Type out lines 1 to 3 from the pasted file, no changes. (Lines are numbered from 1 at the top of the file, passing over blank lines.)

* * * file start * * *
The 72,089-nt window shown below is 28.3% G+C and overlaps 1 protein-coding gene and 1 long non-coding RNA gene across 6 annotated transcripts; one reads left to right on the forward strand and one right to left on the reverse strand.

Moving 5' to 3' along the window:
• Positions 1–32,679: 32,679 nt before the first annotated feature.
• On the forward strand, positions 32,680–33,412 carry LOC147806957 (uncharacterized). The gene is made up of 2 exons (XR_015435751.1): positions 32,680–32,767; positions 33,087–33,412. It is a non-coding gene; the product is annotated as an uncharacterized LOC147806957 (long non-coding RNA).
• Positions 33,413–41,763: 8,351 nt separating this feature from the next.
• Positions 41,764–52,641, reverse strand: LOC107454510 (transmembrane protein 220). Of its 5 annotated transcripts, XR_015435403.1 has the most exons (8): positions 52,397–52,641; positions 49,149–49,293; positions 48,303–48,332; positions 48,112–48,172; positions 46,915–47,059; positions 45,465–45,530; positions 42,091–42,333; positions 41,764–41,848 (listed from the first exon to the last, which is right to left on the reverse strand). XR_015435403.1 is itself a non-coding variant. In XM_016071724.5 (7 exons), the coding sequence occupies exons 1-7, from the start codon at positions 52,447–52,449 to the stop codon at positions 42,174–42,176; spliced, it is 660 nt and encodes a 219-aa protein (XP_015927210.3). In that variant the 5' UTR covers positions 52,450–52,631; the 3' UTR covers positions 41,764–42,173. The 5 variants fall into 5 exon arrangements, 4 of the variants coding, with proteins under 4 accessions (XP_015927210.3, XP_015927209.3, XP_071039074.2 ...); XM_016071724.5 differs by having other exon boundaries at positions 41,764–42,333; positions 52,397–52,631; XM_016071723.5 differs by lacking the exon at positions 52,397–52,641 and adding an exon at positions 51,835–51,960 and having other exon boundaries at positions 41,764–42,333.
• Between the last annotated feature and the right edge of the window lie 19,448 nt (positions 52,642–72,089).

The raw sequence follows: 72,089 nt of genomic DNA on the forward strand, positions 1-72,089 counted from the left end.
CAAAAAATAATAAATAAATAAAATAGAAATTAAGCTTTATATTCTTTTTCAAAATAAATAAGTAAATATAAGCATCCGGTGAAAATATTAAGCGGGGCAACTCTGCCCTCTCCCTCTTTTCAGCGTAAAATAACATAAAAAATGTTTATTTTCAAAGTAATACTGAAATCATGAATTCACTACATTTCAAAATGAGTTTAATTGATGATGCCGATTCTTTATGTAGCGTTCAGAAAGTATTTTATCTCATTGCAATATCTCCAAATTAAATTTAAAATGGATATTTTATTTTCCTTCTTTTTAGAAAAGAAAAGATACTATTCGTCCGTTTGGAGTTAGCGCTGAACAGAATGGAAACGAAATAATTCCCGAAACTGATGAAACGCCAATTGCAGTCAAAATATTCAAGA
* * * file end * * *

The 72,089-nt window shown below is 28.3% G+C and overlaps 1 protein-coding gene and 1 long non-coding RNA gene across 6 annotated transcripts; one reads left to right on the forward strand and one right to left on the reverse strand.

Moving 5' to 3' along the window:
• Positions 1–32,679: 32,679 nt before the first annotated feature.